|I said these screws were tiny!|
Figuring out how to secure the track to the board took some thought. I needed a method that would both hold the track tightly to the board, and do so in a non-destructive fashion. This was important, as later on I (or someone else) could remove the track from the board and have intact track sections, thereby not lessening whatever collector or historical value they may have.
The solution turned out to be very tiny screws. For both the Straco Express locomotive and the Bandai diesel, the gear mechanisms hang fairly low, so I needed a screw head that both had a lip to it, yet was small enough to clear the trucks (wheel and wheel bracket assembly) of the engines.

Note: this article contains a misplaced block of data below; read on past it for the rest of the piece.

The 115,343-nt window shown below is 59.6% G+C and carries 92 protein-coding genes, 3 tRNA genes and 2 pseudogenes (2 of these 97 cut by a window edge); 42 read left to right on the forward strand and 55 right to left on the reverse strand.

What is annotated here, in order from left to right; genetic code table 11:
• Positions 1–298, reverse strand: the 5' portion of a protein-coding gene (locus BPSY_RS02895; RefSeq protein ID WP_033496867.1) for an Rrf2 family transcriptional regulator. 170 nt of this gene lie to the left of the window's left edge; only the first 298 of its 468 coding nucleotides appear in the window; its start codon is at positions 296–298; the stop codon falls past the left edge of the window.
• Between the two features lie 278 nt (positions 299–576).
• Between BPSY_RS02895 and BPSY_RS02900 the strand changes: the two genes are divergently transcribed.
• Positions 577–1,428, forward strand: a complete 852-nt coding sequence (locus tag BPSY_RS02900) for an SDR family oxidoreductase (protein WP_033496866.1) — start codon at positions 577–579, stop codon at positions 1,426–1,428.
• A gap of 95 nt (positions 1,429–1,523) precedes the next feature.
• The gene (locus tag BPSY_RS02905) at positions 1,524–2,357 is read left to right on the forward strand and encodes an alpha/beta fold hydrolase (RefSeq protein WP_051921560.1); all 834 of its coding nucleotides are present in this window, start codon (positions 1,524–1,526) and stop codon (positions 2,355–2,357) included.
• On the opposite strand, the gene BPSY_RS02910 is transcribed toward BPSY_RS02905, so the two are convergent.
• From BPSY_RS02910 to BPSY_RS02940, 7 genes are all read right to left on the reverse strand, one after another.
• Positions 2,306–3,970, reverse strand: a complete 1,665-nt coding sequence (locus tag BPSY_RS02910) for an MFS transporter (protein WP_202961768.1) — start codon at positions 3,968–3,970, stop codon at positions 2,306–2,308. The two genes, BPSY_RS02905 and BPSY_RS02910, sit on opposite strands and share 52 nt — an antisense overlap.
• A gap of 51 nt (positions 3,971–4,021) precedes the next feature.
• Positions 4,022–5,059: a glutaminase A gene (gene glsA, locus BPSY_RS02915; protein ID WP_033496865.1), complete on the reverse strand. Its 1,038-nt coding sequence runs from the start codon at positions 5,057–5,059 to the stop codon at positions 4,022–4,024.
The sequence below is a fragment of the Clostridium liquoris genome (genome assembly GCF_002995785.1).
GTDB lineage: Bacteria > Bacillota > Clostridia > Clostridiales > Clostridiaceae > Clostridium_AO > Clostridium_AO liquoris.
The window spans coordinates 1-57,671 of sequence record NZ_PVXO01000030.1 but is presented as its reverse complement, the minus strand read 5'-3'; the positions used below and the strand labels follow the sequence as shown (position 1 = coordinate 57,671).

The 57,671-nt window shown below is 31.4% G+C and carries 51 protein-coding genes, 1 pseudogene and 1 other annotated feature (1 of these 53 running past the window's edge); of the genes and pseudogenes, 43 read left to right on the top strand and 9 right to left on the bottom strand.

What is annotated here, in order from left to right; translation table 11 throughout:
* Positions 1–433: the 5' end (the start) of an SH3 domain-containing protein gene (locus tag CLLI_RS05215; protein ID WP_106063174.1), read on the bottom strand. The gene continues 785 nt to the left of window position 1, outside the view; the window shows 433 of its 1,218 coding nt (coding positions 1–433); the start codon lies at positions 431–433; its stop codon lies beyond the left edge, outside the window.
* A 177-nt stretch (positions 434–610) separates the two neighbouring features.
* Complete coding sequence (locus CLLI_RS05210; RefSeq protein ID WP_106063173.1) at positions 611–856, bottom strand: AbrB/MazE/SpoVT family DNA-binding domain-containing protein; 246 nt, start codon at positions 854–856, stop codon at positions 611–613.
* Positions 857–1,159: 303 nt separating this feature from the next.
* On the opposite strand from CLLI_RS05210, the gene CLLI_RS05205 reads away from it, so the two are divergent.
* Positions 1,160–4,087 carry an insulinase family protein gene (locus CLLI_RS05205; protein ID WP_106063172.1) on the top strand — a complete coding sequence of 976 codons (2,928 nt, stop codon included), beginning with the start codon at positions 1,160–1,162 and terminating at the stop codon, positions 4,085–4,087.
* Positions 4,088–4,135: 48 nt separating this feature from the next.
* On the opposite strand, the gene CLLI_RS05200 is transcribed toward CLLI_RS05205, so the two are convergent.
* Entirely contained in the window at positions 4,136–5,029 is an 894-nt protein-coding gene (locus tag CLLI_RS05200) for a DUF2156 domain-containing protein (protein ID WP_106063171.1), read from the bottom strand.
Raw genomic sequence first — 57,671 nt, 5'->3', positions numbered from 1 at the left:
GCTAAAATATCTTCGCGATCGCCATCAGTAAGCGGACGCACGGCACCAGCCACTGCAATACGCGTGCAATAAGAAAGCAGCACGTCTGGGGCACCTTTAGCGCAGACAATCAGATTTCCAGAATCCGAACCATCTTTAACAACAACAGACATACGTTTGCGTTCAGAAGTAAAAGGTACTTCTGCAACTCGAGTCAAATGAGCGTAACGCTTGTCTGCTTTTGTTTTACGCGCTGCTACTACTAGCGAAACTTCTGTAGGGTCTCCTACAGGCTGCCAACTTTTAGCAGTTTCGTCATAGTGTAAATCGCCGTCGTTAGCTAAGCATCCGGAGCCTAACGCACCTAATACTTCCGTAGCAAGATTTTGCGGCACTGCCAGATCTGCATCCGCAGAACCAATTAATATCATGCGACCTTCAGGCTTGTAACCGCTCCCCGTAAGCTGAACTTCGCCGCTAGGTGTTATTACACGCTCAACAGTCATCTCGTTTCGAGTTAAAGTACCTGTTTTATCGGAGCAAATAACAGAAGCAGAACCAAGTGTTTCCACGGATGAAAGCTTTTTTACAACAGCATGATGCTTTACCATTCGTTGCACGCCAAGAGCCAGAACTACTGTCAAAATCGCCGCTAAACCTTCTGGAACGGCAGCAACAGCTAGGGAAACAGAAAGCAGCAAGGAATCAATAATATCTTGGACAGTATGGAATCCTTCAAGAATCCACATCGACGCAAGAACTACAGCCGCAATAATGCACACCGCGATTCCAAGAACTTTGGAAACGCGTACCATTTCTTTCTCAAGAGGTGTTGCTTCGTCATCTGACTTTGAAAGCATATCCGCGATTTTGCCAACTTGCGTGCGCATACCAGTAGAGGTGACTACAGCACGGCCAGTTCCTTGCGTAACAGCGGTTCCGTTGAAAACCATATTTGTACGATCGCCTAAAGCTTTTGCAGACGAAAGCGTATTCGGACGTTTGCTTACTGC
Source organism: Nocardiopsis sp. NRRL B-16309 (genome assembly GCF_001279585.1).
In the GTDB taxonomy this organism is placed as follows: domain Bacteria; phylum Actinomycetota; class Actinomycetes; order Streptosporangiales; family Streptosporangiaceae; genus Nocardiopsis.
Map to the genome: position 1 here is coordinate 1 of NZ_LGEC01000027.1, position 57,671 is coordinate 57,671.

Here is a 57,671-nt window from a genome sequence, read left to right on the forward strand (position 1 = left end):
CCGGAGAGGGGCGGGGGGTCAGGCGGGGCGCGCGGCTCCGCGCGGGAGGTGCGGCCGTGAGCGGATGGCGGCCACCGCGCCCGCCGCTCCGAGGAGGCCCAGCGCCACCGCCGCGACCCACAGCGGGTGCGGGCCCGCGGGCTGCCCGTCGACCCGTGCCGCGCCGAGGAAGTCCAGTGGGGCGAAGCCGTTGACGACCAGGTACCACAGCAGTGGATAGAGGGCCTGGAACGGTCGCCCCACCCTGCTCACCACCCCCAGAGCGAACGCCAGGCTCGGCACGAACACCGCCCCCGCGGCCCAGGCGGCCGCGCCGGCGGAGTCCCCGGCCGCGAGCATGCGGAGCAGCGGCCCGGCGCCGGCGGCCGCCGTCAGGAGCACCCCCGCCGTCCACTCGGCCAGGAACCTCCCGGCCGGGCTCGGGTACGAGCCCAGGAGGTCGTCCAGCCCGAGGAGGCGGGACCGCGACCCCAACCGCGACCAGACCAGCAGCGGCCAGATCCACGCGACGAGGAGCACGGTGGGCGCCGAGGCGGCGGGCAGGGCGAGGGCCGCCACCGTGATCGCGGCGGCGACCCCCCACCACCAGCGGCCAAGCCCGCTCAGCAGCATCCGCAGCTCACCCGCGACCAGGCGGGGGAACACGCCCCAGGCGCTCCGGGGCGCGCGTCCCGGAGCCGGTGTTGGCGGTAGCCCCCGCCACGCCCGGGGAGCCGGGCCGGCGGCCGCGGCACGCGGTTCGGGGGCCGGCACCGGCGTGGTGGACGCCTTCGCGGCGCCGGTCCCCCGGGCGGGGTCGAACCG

I did a simple test with a spare piece of track and some of the screws. Looking at the track straight on, I could see that the engines cleared the screws easily. And so I was in business.
| Note the placement of the scews between sections. This|
helps keep the joints tight. The middle screw of each
section (far right) prevents lateral motion.
A third screw on the middle tie of the section helps hold the track flat. For the most part, (save where pegboard holes made it impossible), I put the outer screws close to the inside rail, and the middle screw near the outside rail. This helped prevent the track from sliding from side to side. I also alternated which side of the tie I placed the middle screw on, to further limit any potential motion.
The end result was what I had hoped it would be. I don't think the track had ever been that level before, and the trains didn't bob up and down when I did some test runs.
Just a few things to finish up, and then I'll be ready for the post we've all been waiting for: running the trains!